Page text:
None of the Above: The Catuṣkoṭi in Indian Buddhist Logic

  • Graham Priest
Conference paper
Part of the Springer Proceedings in Mathematics & Statistics book series (PROMS, volume 152)


The catuṣkoṭi (Greek: tetralemma; English: four corners) is a venerable principle of Indian logic, which has been central to important aspects of reasoning in the Buddhist tradition. What, exactly, it is, and how it is applied, are, however, moot—though one thing that does seem clear is that it has been applied in different ways at different times and by different people. Of course, Indian logicians did not incorporate the various interpretations of the principle in anything like a theory of validity in the modern Western sense; but the tools of modern non-classical logic show exactly how to do this. The tools are those of the paraconsistent logic of First Degree Entailment and some of its modifications.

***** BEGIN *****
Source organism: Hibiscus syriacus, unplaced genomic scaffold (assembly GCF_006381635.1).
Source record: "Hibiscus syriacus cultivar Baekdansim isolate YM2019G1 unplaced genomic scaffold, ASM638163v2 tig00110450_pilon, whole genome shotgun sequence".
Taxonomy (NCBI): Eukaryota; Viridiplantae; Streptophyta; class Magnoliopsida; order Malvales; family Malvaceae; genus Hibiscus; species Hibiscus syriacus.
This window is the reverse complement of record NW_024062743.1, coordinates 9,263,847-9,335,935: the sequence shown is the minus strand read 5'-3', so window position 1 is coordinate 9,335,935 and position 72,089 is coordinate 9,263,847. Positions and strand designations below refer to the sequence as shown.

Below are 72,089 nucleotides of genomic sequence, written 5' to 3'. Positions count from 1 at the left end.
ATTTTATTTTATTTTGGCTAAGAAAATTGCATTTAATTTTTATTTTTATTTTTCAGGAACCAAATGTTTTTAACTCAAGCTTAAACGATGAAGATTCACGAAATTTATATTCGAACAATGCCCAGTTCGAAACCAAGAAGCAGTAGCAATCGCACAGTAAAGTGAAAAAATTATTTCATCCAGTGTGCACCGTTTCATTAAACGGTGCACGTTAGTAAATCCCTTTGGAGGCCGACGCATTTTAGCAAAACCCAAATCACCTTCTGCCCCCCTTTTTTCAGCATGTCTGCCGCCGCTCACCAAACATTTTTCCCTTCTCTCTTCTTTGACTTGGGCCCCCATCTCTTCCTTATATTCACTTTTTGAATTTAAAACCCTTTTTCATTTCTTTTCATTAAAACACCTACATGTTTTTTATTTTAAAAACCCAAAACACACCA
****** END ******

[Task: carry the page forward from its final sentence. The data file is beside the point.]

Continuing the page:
Catuṣkoṭi Buddhism Nāgārjuna Ineffability First Degree Entailment Plurivalent logic 

Mathematics Subject Classification (2000)

Primary 03B53 Secondary 03B50 


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Copyright information

© Springer India 2015

Authors and Affiliations

  1. 1.Department of Philosophy, The Graduate CenterCity University of New YorkNew YorkUSA
  2. 2.Department of PhilosophyUniversity of MelbourneMelbourneAustralia

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